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Ph.D., The City University of New York
Neural crest cells, are a stem cell population that migrates from the neural tube early in development. They migrate extensively throughout the embryo and form most of the head and peripheral nervous system, giving rise to sensory and sympathetic ganglia, heart regions, glia, head bones, teeth, muscle cells, sensory organs, melanocytes and other cell types.
The neural crest is interesting because of its unique origin, development and differentiation. These cells are initially part of the dorsal neural tube, with a clear epithelial character; later, they transform into actively motile mesenchymal cells. All these changes are very similar to the one that occurs during CANCER metastasis. Thus, neural crest stem cells make an excellent model cell to study metastasis, migration and cell fate determination in a stem cell population.
The lab projects are:
1) Understand neural crest migration as modulated by the Tumor-suppressor Slit.
Neural crest cells are a multipotent cell lineage that delaminates from the dorsal neural tube of developing vertebrate embryos and subsequently undergo an epithelial to mesenchymal transition enabling stationary cells to actively migrate to distant areas. Neural crest EMT is valuable to study since the same process occurs in cancer metastasis. Mechanisms controlling migration of neural crest cells are not fully understood. Slit2 is a chemorepellant guidance molecule that stimulates the motility of trunk neural crest cells and repels them from the developing gut. Recently published research has identified Slit2 as a tumor suppressor molecule. The individual connections of neural crest cell EMT and Slit2 in cancer metastasis led us to believe that there may be a link between Slit expression and proper neural crest cell migration.
2) Identify molecules that determine the specific migratory pathways decisions by neural crest cells.
The neural crest is a migratory population of cells that gives rise to a wide range of cell types in the peripheral nervous system of vertebrate embryos. It has been shown that neural crest cells migrate along specific pathways throughout the embryo. The reason for such specificity is not fully known, although recent studies have described axon pathfinding repellants (ephrinB2, SemaIIIa, Slit2, etc.) to also be chemorepellents of neural crest cells. The goal of this study was to find which other molecules are capable of guiding the neural crest and their close derivatives, Schwann cell precursor cells (SCPC’s). Only certain neurotrophins were tested whose presence in the embryo spatiotemporally matches the migrating neural crest. Experiments by live imaging of cells exposed to a linear chemical gradient, and other methods suggest that: a) neural crest cells and SCPC’s are attracted to glial cell line-derived neurotrophic factor (GDNF), macrophage migration inhibitory factor (MIF), and Heregulinβ1; b) neural crest cell migration is stimulated in the presence of GDNF, Heregulinβ1, and nerve growth factor (NGF). These preliminary data suggest that neural crest cells and SCPC’s use a variety of neurotrophic factors as guiding cues during their extensive migration in the embryo.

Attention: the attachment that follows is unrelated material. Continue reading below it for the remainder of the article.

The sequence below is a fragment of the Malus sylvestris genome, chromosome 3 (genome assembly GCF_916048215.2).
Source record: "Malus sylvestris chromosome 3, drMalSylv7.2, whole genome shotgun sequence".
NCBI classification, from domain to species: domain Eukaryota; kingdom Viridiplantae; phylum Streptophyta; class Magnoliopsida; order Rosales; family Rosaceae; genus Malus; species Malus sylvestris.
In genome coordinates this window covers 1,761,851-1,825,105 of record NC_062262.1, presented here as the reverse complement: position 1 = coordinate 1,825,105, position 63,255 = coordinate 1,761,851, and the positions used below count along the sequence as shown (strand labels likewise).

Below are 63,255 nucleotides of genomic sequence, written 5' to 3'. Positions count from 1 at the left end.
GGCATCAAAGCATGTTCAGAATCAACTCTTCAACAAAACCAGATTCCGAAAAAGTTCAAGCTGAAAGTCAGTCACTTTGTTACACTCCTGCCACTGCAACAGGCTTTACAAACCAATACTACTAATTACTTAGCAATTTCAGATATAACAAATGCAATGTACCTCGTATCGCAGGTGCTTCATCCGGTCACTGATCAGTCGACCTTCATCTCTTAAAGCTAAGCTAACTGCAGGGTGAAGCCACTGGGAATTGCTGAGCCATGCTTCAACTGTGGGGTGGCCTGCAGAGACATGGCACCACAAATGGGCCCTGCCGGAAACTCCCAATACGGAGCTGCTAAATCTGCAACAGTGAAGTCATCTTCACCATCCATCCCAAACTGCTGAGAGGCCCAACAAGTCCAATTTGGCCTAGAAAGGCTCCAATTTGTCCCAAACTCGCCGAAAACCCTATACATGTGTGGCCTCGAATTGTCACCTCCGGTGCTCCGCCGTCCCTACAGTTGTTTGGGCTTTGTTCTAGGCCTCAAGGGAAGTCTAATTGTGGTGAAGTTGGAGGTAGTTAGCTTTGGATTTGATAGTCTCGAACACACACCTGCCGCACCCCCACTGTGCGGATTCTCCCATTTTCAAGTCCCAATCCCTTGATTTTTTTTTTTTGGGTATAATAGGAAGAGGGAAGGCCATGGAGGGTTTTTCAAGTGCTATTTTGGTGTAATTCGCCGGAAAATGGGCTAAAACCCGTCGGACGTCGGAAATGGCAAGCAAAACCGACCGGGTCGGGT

3) Look at neural crest markers through evolution in sharks, snakes and lampreys.
The neural crest is responsible for the formation of the peripheral nervous system and head structures. We are looking into the evolution of neural crest in elasmobranches and other non-mammalian organisms by looking at the pattern of expression of genes like Sox10, Seraf, Sox2, etc during early development.
Walheim, C. Zanin, J.P. and de Bellard, ME. (2011). Analysis of trunk neural crest cell migration using a modified Zigmond chamber assay. Journal of Visual Experiments. Accepted.
Cornejo, M., Nambi, D., Walheim, C., Somerville, M., Walker, J., Kim, L., Ollison, L., Diamante, G., Vyawahare, S. and de Bellard, ME (2010). Effect of Neurotrophins in the Migration of a Schwann cell Precursor Line. Neurochemical Research. 35(10):1643-1651.
Reyes, M., .Zandberg, K., Desmawati, I. and de Bellard, ME (2010). The neural crest of snake embryos. BMC Developmental biology. 10:52.
El-Ghali, N., Rabadi, M., Ezin, M. and de Bellard, ME (2010) New Methods for Chicken Embryo Manipulations. Microscopy Research and Techniques73: 58-66.
Rotenstein, L., Milanes, A., Juarez, M., Reyes, M. and de Bellard, ME. (2009). Embryonic Development of Glial Cells and Myelin in the Shark Embryo Chiloscyllium punctatum. Gene Expression Patterns. 9: 572-585.
Rotenstein, L., Herath, K., Gould, RM. and de Bellard, ME. (2008). Characterization of the Shark Myelin Po Protein. Brain, Behavior & Evolution 72:48-58. [PMID: 18635929].
de Bellard, ME, Barembaum, M., Arman, O. and Bronner-Fraser, M. (2007). Lunatic fringe causes expansion and increased neurogenesis of neural tube and trunk neural crest populations. Neuron Glia Biology 3:1-11.